The capacity of the left–right scale to summarize most political issues can be challenged by the salience of the center–periphery cleavage. However, the existing literature does not agree on whether both attitudinal dimensions are related and, if so, to what extent. In this paper, we argue that both axes can have a dependency relationship, going from the latter to the former. Our main argument is that individuals with a strong regional attachment will assume a more progressive stance on the left–right axis regardless of their positions on the economic and cultural issues, and that this relationship is reinforced by contextual characteristics of the region such as internal homogeneity and external distinctiveness. We test our arguments by using the survey data from the Making Electoral Democracy Work project, which has data for 11 regions in 5 different countries.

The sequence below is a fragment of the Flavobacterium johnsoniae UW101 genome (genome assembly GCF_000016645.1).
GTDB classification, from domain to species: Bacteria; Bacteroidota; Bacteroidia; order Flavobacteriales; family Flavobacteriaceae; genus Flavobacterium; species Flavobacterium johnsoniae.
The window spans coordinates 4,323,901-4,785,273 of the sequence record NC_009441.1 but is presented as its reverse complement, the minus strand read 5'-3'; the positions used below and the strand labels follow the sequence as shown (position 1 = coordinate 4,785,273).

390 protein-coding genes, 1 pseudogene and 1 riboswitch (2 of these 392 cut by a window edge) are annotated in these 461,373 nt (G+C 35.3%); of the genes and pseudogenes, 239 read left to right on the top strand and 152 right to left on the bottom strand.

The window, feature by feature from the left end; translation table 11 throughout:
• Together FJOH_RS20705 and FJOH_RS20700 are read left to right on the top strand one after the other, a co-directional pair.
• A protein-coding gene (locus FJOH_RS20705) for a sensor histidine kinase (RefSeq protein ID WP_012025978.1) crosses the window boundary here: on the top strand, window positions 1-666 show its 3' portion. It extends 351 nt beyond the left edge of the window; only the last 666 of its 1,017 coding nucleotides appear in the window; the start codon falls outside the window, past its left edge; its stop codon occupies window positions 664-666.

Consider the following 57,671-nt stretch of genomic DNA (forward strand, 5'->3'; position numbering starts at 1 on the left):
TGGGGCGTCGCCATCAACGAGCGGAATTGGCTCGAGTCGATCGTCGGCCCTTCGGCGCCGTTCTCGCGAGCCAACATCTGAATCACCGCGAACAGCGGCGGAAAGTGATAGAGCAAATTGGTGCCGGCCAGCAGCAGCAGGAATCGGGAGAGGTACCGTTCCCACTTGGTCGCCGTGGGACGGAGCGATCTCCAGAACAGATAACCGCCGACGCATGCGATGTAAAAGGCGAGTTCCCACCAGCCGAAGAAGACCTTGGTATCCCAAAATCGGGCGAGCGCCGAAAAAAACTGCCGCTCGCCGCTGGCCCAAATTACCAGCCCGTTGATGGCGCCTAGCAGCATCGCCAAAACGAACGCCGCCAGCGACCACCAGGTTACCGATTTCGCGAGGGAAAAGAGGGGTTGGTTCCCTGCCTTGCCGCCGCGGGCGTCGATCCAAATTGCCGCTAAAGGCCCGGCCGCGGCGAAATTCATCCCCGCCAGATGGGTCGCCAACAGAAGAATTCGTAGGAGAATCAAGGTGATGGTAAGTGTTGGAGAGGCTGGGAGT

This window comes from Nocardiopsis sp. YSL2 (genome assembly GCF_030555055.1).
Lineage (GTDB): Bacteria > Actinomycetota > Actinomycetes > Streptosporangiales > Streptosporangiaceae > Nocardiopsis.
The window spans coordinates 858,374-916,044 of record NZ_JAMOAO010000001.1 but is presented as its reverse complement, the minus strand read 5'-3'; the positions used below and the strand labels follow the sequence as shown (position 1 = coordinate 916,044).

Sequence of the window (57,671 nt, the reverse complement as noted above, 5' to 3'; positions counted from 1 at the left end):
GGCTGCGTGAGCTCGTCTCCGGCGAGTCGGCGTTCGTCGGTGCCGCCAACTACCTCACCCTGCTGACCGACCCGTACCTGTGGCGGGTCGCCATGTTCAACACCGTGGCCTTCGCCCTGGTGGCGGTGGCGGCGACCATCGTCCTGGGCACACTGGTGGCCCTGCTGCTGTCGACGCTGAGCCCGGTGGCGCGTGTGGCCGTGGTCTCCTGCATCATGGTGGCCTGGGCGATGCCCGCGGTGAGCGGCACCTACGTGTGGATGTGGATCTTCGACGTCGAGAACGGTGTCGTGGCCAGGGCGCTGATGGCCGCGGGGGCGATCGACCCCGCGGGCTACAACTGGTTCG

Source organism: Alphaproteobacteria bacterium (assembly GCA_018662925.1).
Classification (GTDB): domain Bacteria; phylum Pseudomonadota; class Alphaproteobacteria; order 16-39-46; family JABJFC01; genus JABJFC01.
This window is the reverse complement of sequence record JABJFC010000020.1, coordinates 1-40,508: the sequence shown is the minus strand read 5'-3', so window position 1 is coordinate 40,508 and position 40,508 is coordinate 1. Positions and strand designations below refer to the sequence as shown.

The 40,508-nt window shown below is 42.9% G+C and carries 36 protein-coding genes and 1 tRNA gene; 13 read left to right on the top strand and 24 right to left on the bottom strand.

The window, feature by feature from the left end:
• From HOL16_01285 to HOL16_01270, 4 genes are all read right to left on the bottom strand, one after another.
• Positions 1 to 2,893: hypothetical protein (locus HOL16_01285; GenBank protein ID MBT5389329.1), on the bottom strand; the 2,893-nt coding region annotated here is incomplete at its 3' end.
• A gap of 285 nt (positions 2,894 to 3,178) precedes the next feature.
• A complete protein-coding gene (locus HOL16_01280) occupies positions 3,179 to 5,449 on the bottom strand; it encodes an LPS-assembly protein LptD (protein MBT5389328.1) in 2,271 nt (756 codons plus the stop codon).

- Territorial attachment